North American's AJ Savage is one of those aircraft that you don't read much about; it was the Navy's first nuclear strike aircraft that could recover aboard carriers (the P2V-3Cs could only launch from Midway class CVs, not make a trap) and was in service for over a decade, but it never fired a shot in anger, and was overshadowed by its A3D successor. Thus, I was delighted to learn of this footage, showing a Savage serving with NASA as an early "Vomit Comet" for weightless testing. There's a lot of great detail here, including opening of the inlet for the turbojet engine in the tail, and the jet being lit off. We also see a B-57 chase plane, in an interesting combination of the black intruder scheme with some day-glo for visibility.
Collect-Aire (#4826) 1/48 scale
Anigrand has 1/72 scale resin kits of the AJ-2 and the turboprop A2J Super Savage
Although the Doolittle Raid of 1942 marked the only operational use of twin-engined aircraft from US carriers during WWII, the concept of a carrier-based heavy bomber was far from dead. The need for such an aircraft became urgent as the Navy raced to ensure its relevancy in an era of slashed postwar defence budgets, as if the carrier force was to survive, it had to be able to deliver nuclear weapons at long ranges.
What emerged from designers at North American to meet the Navy's requirements was an entirely new design, although it built on the company's work on the B-25, XB-28, and B-45. The NA-146 would be powered by a pair of R-2800 Double Wasps, as well as a J33 turbojet in the tailfor takeoffs and high speed dashes over targets.
The first prototype XAJ-1 prototype flew in July 1948; such was the urgent need that the initial batch of forty production aircraft had already been ordered by that time. VC-5 would be the first operational unit, receiving its first Savages in 1949 and conducting carrier trials from the USS Coral Sea the following year.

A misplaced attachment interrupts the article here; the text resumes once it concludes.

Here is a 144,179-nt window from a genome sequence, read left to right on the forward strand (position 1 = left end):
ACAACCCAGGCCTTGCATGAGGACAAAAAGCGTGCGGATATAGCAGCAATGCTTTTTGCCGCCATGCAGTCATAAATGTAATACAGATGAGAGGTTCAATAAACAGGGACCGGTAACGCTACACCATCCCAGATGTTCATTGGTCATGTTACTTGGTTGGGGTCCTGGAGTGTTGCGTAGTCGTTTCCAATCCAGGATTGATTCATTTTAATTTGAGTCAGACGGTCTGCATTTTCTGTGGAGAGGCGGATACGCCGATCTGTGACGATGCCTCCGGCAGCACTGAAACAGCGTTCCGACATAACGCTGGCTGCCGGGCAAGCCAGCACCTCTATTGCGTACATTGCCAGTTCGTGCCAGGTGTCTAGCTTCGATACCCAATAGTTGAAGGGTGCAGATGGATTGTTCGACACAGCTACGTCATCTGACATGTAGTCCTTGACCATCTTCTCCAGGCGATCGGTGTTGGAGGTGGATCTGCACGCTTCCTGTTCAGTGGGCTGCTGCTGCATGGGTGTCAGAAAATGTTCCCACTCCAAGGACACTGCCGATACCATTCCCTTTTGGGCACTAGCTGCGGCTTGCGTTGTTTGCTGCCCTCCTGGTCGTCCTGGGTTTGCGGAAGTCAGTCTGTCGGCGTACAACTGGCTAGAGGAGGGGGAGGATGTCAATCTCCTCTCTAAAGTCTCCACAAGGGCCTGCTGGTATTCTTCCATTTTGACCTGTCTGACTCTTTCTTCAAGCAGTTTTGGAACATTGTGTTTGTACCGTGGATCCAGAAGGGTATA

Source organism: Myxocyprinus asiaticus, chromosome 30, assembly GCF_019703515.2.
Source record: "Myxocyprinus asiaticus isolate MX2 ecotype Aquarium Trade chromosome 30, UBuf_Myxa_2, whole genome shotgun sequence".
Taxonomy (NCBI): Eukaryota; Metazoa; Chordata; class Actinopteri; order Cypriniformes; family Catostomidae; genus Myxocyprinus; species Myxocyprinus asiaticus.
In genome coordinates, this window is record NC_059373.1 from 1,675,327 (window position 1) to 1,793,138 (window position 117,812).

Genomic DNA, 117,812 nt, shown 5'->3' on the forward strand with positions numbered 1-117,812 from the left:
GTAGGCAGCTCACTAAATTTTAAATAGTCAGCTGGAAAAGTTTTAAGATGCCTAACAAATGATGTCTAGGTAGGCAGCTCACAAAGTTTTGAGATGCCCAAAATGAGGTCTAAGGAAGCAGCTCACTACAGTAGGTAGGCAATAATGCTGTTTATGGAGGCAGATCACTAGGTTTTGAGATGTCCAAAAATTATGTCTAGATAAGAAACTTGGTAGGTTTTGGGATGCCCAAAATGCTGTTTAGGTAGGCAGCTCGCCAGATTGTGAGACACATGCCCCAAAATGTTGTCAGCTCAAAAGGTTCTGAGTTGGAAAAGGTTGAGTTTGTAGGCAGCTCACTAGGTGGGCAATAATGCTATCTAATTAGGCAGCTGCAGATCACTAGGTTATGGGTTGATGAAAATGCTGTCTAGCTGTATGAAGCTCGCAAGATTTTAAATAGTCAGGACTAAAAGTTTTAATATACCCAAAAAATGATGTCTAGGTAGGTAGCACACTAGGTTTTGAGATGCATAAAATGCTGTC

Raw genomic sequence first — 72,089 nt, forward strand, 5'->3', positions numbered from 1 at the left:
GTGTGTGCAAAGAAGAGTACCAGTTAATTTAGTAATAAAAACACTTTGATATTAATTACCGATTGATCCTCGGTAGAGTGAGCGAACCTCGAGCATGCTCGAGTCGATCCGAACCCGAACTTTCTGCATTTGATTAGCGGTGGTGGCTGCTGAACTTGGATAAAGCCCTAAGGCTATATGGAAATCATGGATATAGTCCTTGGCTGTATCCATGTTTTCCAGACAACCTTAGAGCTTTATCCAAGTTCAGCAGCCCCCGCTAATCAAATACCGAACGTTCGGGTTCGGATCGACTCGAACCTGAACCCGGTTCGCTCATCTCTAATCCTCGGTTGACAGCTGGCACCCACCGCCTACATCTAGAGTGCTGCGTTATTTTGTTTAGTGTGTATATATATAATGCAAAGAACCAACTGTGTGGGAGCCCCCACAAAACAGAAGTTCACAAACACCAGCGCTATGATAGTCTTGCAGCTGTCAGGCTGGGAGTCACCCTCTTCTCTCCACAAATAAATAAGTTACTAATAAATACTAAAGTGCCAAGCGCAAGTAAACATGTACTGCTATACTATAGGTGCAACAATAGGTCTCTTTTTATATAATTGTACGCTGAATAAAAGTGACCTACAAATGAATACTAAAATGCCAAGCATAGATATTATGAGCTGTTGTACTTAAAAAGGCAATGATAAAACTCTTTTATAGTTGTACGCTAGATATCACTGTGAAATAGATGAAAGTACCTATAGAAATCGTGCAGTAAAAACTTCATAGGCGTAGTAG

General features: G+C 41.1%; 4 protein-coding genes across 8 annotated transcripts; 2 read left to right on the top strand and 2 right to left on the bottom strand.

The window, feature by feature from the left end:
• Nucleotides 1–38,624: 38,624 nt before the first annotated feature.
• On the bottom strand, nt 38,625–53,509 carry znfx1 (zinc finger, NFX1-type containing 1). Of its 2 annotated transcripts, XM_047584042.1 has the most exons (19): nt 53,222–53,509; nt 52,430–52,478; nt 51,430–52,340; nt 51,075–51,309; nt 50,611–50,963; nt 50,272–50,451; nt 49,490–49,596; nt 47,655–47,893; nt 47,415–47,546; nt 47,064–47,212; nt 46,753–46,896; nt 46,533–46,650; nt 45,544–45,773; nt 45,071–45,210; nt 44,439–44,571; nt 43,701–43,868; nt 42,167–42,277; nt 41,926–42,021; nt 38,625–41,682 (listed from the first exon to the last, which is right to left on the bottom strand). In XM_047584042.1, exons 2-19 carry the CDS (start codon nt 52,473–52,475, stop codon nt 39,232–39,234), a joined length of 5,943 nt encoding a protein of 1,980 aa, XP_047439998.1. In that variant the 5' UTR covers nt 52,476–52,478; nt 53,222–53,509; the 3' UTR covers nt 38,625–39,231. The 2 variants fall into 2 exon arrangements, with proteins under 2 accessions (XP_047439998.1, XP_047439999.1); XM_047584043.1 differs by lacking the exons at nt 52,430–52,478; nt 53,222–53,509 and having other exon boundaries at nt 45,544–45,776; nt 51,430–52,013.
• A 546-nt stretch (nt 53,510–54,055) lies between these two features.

The AJ-2 version, built at Columbus, had a stretched fuselage, uprated engines (both piston and jet) and a revised tail with a higher rudder and no dihedral on the tailplane. The first AJ-2 flew in February 1953, and North American built 55 new build aircraft, as well as reworking some of the earlier aircraft. The AJ-2 was actually proceeded by the photo-recon AJ-2P, these having reconfigured noses with provision for eighteen cameras.
AJ Savage Bibliography
"The American Bomber Plane" by Ted and Amy Williams Includes AJ-2 specifications and 3-view, large image of a Savage with a damaged wing aboard USS Randolph (CVA-15)
Photo: Savages aboard USS Midway. Naval Aviation News October 1951 back cover.
"VC-6's Heavyweight Champion" Naval Aviation News January 1955. AJs operating from USS Midway - includes a large shot of a Savage on an elevator.
Photo: A pair of Savages on the forward flight deck of CVA-19, one in the old blue scheme, one in gray/white. All Hands March 1956 p.2
Photo: AJ-1 (possibly of VAH-1) with VF-14 F3Hs. Naval Aviation News January 1961 p.53